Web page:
WhatsApp has announced a major privacy update, in which it will now also add end-to-end encryption to chat backups. All messages and calls on the platform are already end-to-end encrypted, which means that no third party, including WhatsApp, can access them. But users rely on backups to preserve their chats and restore them, especially when switching devices. Until now, chat backups were not encrypted and therefore vulnerable to access by others.
WhatsApp says it will add support for this feature in the coming weeks as an extra layer of security for those who want it. “If someone chooses to save their chat history with end-to-end encryption, it will only be accessible to them, and no one will be able to unlock their backup, not even WhatsApp,” the company explains.
But the backup service provider, be it Apple or Google, will need to access either the end-to-end encryption key or their end-to-end encrypted backup. For iOS users, the only option for chat backup is iCloud, while on Android users usually rely on Google Drive.
According to Facebook, this is “a very big step forward in terms of privacy” given their scale of 2 billion users, who send more than 100 billion messages per day. WhatsApp says it believes “this will give our users a significant breakthrough in the security of their personal messages.”
End-to-end encryption will be available as an option for iOS and Android users in the coming weeks. It will therefore not be activated by default. WhatsApp users will need to create a password or use a 64-digit encryption key to access their chats which are encrypted. Also, as the picture above shows, if the user forgets the password, WhatsApp cannot help them recover the account.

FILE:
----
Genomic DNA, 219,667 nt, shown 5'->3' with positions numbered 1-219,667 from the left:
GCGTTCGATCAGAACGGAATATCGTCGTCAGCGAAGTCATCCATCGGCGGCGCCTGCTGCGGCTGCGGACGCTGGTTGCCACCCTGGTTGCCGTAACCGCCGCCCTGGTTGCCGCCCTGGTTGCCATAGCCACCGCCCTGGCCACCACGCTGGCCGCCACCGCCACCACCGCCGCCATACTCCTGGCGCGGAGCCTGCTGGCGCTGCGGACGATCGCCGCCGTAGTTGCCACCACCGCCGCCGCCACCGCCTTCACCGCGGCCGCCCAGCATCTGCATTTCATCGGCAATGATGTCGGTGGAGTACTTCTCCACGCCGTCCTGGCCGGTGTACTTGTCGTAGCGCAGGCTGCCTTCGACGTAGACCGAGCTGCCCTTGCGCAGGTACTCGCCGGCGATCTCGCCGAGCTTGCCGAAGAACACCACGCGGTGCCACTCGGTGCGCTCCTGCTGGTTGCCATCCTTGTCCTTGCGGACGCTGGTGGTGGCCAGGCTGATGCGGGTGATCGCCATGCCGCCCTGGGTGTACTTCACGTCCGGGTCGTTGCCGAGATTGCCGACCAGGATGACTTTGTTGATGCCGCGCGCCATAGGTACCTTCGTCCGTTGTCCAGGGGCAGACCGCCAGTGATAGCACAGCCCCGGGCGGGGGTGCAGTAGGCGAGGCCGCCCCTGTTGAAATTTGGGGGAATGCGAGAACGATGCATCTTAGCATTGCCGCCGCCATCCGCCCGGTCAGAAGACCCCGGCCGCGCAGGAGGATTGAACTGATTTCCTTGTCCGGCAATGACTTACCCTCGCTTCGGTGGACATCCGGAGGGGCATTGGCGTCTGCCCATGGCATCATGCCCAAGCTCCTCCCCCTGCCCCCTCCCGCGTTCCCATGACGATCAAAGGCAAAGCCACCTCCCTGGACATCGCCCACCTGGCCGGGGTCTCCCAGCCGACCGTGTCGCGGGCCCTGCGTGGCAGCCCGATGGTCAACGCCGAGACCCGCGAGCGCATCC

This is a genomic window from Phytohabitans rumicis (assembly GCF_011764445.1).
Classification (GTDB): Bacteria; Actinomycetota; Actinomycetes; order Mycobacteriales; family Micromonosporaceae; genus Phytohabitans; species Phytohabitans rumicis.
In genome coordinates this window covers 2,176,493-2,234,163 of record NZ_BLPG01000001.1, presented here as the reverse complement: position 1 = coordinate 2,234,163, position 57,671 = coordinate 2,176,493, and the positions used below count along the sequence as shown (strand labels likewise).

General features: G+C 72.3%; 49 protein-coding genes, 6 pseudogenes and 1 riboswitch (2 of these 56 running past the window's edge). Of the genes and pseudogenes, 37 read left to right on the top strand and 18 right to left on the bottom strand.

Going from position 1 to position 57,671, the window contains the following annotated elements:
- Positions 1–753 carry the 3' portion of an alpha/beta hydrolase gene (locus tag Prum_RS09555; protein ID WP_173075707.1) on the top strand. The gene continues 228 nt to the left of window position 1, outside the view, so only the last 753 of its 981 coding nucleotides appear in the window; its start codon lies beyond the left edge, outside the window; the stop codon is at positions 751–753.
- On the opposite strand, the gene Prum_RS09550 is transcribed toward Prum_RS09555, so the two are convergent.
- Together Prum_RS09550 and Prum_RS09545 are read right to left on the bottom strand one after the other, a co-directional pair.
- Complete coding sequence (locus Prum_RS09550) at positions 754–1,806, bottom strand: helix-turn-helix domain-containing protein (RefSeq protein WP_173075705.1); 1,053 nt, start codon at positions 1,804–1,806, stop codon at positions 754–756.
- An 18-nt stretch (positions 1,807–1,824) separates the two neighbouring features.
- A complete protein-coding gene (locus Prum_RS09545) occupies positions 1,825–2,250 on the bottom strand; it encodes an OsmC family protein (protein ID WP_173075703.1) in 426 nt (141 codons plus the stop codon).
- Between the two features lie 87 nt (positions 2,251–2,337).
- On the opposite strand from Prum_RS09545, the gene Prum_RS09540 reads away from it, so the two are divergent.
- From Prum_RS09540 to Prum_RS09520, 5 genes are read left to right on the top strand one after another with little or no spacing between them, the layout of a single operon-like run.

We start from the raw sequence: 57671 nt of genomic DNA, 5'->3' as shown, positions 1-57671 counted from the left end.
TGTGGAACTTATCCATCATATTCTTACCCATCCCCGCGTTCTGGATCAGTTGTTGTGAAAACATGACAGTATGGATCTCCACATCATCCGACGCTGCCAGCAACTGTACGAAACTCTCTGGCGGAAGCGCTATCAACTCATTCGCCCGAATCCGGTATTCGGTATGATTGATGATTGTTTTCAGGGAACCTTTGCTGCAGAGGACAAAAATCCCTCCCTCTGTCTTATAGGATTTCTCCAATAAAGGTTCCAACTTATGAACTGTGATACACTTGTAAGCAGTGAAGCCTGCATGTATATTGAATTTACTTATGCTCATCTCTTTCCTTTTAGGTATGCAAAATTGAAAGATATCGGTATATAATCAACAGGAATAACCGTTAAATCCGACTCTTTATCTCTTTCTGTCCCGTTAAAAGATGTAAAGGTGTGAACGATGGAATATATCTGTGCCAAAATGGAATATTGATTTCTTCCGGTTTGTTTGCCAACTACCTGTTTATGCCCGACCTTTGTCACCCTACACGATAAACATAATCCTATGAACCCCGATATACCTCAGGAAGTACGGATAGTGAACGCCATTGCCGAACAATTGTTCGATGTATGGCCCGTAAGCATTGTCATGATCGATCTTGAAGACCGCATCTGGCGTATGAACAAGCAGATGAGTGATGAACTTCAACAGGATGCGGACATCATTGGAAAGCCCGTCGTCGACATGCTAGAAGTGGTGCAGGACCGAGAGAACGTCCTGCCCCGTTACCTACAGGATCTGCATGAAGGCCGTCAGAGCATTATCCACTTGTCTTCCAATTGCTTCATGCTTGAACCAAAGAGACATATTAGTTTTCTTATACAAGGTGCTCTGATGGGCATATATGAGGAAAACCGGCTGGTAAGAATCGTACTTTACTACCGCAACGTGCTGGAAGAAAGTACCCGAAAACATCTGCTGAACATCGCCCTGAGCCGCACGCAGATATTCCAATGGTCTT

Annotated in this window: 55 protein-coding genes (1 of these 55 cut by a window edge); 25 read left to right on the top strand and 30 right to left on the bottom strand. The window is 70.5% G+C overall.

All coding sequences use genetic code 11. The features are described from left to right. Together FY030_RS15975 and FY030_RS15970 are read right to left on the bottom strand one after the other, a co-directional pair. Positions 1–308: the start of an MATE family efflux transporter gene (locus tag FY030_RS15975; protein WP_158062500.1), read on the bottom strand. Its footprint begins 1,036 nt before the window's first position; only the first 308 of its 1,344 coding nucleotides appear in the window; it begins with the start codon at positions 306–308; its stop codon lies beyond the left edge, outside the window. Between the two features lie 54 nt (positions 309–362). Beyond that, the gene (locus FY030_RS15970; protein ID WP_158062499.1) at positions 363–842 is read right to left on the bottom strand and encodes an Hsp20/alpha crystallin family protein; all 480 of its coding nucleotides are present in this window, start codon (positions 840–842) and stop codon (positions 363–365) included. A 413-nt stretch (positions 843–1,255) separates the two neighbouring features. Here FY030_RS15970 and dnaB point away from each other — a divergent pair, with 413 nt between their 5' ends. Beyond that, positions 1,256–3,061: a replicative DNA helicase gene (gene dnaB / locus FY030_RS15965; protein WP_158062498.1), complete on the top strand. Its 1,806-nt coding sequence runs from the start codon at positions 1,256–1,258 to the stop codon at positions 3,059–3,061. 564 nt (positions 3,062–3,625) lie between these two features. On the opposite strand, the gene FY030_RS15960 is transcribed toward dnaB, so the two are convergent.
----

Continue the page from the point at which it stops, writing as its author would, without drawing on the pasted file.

WhatsApp has also released a white paper explaining how this feature will work. The backup is encrypted with a user-supplied password, which is unknown to WhatsApp, the user’s mobile device cloud partners, or any third party.
In addition, an encryption key is stored in the Hardware Security Module (HSM) backup key vault, which will allow the user to recover the key in the event of loss or theft of the device and thus to regain access to their account and their discussions. HSM in most phones is “responsible for enforcing password verification attempts and making the key permanently inaccessible after a certain number of failed attempts to access it”.
Facebook says that “these security measures offer protection against brute force attempts to retrieve the key.” If users choose the 64-digit encryption key instead of a password, they will have to make sure that they can remember this encryption key themselves or manually store it somewhere. In this case, the key is not sent to the HSM Backup Key Vault.
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